More Life With Deth (Book review)
Published: 2019, Jawbone Press
Reviewed: October, 2019
Back in early 2014 David Ellefson published his first autobiography MY LIFE WITH DETH. I had the pleasure of reviewing it and enjoyed the book very much. In my review at the time I made a few comments that I would have liked to have read more about certain times of his life. Fast forward to late 2019 and Ellefson has written his new book MORE LIFE WITH DETH. Although I highly doubt he read my review and took my comments into consideration, the end result is the same, he covers an enormous amount of material, not covered in the first one!
MORE LIFE WITH DETH is published by the fine folks at Jawbone who produced once again a top-notch paperback; about 264 pages long with about 40 photographs on glossy plates. Joel McIver, co-writer of Ellefson first book gets the nod to wrote a foreword, Ellefson writes a preface and his recent business partner in crime and co-writer Thom Hazaert, writes the introduction.
MORE LIFE WITH DETH seems to be organized in a way that is not really linear, but the way the short engaging sections are designed and presented it doesn’t really matter. He hops back and forth in time, detailing various, personal and professional events with clarity, enthusiasm and at times humility. If there could be one over-arching narrative thread (not that there really needs to be one) it would be the re-invention of Ellefson as a person and a brand. I know that might sound odd but the book starts with a realization that, very few people ever have a second chance at glory (in his case re-joining Megadeth) and combined with a second realization that nothing lasts forever (again in this case Megadeth) Charged with these powerful twin ideas Ellefson goes about simultaneously preparing for his new future and the end. He talks extensively about his new business acumen, his new drive to be further connected to his spirituality and we get to hear the stories.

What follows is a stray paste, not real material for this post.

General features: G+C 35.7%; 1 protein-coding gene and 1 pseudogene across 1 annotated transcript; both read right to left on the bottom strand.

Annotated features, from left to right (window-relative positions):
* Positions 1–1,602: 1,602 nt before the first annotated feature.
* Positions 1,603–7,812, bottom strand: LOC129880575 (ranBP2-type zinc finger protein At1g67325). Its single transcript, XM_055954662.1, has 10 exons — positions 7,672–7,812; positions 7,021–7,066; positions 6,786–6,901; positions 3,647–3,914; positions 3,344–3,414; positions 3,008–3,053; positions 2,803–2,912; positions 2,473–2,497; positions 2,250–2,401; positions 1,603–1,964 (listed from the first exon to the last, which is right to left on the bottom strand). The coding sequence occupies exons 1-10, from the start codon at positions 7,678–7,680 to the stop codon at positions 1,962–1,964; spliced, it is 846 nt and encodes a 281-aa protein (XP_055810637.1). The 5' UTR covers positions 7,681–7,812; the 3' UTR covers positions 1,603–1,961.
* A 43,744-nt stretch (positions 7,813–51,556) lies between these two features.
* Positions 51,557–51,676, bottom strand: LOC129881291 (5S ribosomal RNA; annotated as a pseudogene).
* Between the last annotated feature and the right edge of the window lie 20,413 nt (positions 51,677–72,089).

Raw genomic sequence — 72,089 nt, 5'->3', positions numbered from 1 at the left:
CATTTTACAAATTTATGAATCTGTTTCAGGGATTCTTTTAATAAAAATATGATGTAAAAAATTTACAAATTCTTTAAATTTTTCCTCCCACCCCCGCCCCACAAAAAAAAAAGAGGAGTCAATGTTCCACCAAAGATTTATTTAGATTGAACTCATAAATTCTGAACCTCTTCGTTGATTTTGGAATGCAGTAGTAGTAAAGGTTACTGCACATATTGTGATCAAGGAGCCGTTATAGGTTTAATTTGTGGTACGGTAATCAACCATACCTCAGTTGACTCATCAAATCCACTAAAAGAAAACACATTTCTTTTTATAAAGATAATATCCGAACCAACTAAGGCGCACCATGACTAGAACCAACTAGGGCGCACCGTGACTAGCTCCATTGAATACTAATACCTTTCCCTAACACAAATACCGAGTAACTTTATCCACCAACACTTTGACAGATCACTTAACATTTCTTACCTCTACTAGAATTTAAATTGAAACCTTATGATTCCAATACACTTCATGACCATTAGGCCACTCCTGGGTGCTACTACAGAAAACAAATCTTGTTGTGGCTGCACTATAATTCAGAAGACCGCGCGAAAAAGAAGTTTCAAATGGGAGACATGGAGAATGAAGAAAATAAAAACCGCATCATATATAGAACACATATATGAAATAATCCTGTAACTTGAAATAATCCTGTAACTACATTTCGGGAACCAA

Like the last book, this is not a sex, drugs, rock ’n’ roll expose that names names. Instead the prose is light, positive, educational, admitting mistakes but not dwelling on them or revelling in the sordid details, but acknowledging them and moving on. So if you are looking for ‘The Dirt’ look elsewhere! If you do want tales of how he opened a coffee shop, become a musical product manager, how he won a Grammy award, played with multiple other Metal dudes, bass clinics, all-star groups,doing the BIG FOUR shows, and going back to school, this is the book for you.
MORE LIFE WITH DETH is utterly packed with people who write nice things about Ellefson, who is widely regarded as an all round nice-guy. From old school chums, to many Megadeth band mates (past and present), to industry people and a whole ton of colleagues in bands like Anthrax, Dangerous Toys, Judas Priest, Malice, Overkill and people like Alice Cooper, pretty much everything has something nice to say about Ellefson. Hazaert, Ellefson’s right hand man, keeps us entertained along the way and provides cool quotes, insights and a great timeline at the end of the book for easy reference.
I would recommend reading the review of his first book, and I’d also recommend buying this one, or both, and you will have the perfect pair in your library. With Ellefson’s relative youth, high energy and personal drive I have no doubt that we might see a part III in the not too distant future.
Format Reviewed: Paperback
Publisher: Jawbone Press